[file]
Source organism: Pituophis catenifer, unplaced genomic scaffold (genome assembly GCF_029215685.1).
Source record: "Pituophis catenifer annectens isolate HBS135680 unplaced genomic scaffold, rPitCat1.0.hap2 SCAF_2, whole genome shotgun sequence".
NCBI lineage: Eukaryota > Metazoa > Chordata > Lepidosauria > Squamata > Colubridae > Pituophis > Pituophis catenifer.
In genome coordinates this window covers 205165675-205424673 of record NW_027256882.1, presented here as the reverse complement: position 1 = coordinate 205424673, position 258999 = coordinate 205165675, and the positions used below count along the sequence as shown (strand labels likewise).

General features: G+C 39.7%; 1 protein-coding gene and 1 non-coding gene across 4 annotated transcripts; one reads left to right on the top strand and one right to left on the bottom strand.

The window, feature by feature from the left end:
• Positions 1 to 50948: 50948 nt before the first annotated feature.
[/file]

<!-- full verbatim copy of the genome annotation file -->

Source organism: Pituophis catenifer, unplaced genomic scaffold (genome assembly GCF_029215685.1).
Source record: "Pituophis catenifer annectens isolate HBS135680 unplaced genomic scaffold, rPitCat1.0.hap2 SCAF_2, whole genome shotgun sequence".
NCBI lineage: Eukaryota > Metazoa > Chordata > Lepidosauria > Squamata > Colubridae > Pituophis > Pituophis catenifer.
In genome coordinates this window covers 205165675-205424673 of record NW_027256882.1, presented here as the reverse complement: position 1 = coordinate 205424673, position 258999 = coordinate 205165675, and the positions used below count along the sequence as shown (strand labels likewise).

General features: G+C 39.7%; 1 protein-coding gene and 1 non-coding gene across 4 annotated transcripts; one reads left to right on the top strand and one right to left on the bottom strand.

The window, feature by feature from the left end:
• Positions 1 to 50948: 50948 nt before the first annotated feature.